17. 17. Main government organizations with key roles in L&WG for LSALI in Mozambique
  18. 18. Water access and use rights In Mali, Mozambique, Tanzania and Zambia water access and use rights are systematically included in LSALI contracts. The main requirements are for the investors to regularly pay water fees and to maintain secondary or tertiary canals. In Ghana and Ethiopia water rights are not often discussed at the time of land contract negotiation. In all 6 study countries, the volume of water to be extracted by LSALI is not usually specified and water pricing, where it exists, is not related to volume extracted.
  19. 19. Hydrological simulations Unintended and potentially damaging long-term consequences can occur, including - increased stream flow variations - groundwater recharge reduction - increased flood risk. These may jeopardize livelihoods and ecosystem services relied upon by other land and water users (e.g. fisherfolks, pastoralists etc.) living around the LSALIs.
  20. 20. Livelihood impacts Variable Ghana Mali Mozambique LSALI LSALI LSALI 1 2 3 1 2 3 1 2 3 Prior consultation No No No No No No No No No Displacement of current land users No Yes Yes Yes Yes No No No Yes Employment created No Limited Limited No No No Yes Limited Limited
  21. 21. Livelihood impacts Variable Ethiopia Tanzania Zambia LSALI LSALI LSALI 1 2 3 1 2 3 1 2 3 Prior consultation No No No Yes Yes Yes Yes No No Displacement of current land users Not known Yes Yes Yes Yes Yes No No No Employment created Not known Not Yet Not Yet Not Yet Yes NU Yes Yes BL Yes, BL Yes
  22. 22. Monitoring and assessment of impacts 6. In all 6 study countries the agencies charged with the responsibility of monitoring compliance with economic, social and environmental impacts and mitigation measures are poorly funded and lack the capacity to effectively perform their functions. 7. Parallel systems of land and water rights administration and management, poor cross- sectoral coordination of regulatory activities and inadequate capacity in relevant government agencies hampered effective and coordinated L&WG in all six study countries.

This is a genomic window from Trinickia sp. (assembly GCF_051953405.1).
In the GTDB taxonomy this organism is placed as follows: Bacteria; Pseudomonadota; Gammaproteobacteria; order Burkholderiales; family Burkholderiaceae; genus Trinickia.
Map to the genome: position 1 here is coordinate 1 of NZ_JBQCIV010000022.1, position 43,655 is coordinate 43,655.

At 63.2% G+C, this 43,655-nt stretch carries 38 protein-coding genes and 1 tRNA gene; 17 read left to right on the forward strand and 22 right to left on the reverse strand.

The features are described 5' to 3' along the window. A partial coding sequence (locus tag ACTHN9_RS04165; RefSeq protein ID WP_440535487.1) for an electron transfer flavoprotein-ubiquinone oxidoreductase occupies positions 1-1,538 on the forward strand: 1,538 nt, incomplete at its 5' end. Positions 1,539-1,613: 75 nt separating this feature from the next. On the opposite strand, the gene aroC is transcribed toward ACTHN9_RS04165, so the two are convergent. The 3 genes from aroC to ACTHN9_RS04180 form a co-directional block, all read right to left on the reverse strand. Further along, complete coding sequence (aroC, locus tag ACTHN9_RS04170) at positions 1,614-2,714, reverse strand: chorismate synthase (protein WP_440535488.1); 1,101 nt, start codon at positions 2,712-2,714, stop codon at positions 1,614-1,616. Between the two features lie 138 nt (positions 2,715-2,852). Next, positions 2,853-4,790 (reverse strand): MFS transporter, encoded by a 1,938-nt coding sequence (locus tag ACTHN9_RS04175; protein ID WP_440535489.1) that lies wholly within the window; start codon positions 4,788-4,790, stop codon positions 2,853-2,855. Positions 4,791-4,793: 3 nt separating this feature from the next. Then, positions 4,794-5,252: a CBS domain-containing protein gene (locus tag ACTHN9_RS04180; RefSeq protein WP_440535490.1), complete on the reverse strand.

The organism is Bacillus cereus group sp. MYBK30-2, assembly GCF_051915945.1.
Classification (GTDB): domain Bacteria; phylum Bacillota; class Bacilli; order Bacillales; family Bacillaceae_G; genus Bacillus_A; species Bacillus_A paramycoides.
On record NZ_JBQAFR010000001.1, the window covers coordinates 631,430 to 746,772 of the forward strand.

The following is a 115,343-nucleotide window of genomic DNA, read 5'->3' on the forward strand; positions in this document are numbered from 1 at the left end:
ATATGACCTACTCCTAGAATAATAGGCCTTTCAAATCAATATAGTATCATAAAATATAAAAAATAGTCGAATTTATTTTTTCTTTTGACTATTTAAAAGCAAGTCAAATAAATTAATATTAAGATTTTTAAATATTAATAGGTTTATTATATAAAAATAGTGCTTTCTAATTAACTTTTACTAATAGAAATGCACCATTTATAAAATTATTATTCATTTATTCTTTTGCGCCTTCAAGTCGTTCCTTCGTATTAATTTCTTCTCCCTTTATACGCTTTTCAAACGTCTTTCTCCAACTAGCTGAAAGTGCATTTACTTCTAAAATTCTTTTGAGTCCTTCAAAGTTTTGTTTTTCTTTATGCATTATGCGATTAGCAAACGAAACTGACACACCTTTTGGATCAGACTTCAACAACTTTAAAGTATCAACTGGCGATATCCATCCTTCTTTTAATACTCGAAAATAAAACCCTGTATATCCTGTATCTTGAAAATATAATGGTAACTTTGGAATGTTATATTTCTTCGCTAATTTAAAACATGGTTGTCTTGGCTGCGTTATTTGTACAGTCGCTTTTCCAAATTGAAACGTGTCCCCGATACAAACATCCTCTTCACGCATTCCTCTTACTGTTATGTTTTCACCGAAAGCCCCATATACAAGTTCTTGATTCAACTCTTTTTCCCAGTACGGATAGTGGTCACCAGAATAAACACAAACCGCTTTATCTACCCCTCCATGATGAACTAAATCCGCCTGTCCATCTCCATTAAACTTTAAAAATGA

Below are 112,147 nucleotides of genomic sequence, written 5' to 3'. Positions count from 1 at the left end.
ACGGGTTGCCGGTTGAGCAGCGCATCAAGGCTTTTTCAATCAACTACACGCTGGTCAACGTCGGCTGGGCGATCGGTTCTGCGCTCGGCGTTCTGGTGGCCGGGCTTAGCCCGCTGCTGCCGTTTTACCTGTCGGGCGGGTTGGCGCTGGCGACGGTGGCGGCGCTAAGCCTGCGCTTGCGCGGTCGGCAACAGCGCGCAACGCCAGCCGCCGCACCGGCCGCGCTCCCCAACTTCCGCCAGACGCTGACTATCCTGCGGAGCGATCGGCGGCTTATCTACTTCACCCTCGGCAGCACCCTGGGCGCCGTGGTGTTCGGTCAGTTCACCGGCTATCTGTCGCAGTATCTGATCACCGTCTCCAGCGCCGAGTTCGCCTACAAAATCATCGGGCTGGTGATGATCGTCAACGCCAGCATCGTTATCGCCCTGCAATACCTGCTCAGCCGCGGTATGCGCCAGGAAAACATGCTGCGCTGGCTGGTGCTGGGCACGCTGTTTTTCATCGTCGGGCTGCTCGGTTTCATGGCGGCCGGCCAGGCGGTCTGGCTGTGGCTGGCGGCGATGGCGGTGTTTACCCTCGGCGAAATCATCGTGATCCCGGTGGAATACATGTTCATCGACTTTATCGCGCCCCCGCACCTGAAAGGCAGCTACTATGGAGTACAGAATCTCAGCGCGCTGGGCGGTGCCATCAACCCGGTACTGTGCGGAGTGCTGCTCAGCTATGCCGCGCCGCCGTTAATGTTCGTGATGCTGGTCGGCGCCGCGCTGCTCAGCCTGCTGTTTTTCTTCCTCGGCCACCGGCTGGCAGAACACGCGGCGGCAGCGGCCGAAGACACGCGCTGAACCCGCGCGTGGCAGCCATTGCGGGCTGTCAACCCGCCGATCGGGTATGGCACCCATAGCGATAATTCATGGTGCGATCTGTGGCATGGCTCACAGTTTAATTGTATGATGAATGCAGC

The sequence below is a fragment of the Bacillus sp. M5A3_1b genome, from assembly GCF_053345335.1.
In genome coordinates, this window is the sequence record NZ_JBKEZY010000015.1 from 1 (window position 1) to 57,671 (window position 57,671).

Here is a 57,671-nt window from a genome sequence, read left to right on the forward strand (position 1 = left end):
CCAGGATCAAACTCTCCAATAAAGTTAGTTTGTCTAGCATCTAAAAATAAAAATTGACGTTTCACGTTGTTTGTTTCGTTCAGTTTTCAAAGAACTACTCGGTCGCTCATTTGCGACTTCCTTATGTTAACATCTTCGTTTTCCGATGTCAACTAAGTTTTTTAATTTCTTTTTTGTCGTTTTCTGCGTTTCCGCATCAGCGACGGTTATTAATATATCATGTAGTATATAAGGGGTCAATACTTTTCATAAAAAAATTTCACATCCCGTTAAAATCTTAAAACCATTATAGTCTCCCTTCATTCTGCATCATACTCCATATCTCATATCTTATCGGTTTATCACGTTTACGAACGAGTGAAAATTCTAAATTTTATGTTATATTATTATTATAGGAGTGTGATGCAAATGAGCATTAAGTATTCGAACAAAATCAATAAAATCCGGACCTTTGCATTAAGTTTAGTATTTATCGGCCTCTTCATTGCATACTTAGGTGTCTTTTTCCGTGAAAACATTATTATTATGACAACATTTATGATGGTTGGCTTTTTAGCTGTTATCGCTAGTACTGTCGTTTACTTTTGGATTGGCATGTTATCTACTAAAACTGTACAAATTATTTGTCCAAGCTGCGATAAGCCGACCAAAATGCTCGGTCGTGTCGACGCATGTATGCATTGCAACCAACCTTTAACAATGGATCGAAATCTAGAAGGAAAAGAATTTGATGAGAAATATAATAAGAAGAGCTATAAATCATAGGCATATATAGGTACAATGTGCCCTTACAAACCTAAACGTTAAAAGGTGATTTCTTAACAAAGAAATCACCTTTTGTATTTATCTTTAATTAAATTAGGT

23. 23. Actors/institutions typically involved in LSALI negotiations in Ghana
  24. 24. Seven Key messages: 0ptions for policy action
  25. 25. 1. Governments need to monitor and ensure that water availability, use and management is factored into (LSALI) contracts. 2. Water valuation is key to efficient and equitable water use and management. Governments have a key role to play in instituting frameworks and policies for implementation of practical and politically feasible water valuation systems. 3. Governments need to improve the coherence, complementarity and coordination of land, water and environmental policies
  26. 26. 4. Governments, through relevant national agencies, need to commission and conduct detailed assessment of the socio-hydrological implications of LSALI. 5. Investors need to adhere to the principles for responsible investment in agriculture and food systems, including adoption of inclusive business models. 6. Governments need to apply laws in the statute books to revoke land not utilized. 7. Governments and investors need to fully disclose information on LSALIs.
  27. 27. Thank you for your attention